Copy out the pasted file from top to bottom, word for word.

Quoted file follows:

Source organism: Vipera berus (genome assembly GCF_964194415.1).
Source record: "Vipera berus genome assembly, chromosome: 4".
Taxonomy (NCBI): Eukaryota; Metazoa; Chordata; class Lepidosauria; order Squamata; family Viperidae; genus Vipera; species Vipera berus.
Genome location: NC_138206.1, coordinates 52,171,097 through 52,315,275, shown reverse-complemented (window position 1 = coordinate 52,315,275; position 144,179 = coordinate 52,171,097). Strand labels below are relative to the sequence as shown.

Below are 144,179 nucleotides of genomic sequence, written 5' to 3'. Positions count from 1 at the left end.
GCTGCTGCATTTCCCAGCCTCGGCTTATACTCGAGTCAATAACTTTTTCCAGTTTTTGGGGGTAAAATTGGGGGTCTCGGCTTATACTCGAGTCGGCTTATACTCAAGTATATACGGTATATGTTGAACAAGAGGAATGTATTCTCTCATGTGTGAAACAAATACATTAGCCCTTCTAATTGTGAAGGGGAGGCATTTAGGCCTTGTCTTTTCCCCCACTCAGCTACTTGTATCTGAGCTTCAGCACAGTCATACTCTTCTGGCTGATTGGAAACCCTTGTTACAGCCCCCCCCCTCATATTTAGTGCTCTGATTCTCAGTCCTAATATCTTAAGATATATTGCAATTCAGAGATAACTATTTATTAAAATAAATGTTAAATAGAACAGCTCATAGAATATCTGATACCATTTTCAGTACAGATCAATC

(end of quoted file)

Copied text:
Source organism: Vipera berus (genome assembly GCF_964194415.1).
Source record: "Vipera berus genome assembly, chromosome: 4".
Taxonomy (NCBI): Eukaryota; Metazoa; Chordata; class Lepidosauria; order Squamata; family Viperidae; genus Vipera; species Vipera berus.
Genome location: NC_138206.1, coordinates 52,171,097 through 52,315,275, shown reverse-complemented (window position 1 = coordinate 52,315,275; position 144,179 = coordinate 52,171,097). Strand labels below are relative to the sequence as shown.

Below are 144,179 nucleotides of genomic sequence, written 5' to 3'. Positions count from 1 at the left end.
GCTGCTGCATTTCCCAGCCTCGGCTTATACTCGAGTCAATAACTTTTTCCAGTTTTTGGGGGTAAAATTGGGGGTCTCGGCTTATACTCGAGTCGGCTTATACTCAAGTATATACGGTATATGTTGAACAAGAGGAATGTATTCTCTCATGTGTGAAACAAATACATTAGCCCTTCTAATTGTGAAGGGGAGGCATTTAGGCCTTGTCTTTTCCCCCACTCAGCTACTTGTATCTGAGCTTCAGCACAGTCATACTCTTCTGGCTGATTGGAAACCCTTGTTACAGCCCCCCCCCTCATATTTAGTGCTCTGATTCTCAGTCCTAATATCTTAAGATATATTGCAATTCAGAGATAACTATTTATTAAAATAAATGTTAAATAGAACAGCTCATAGAATATCTGATACCATTTTCAGTACAGATCAATC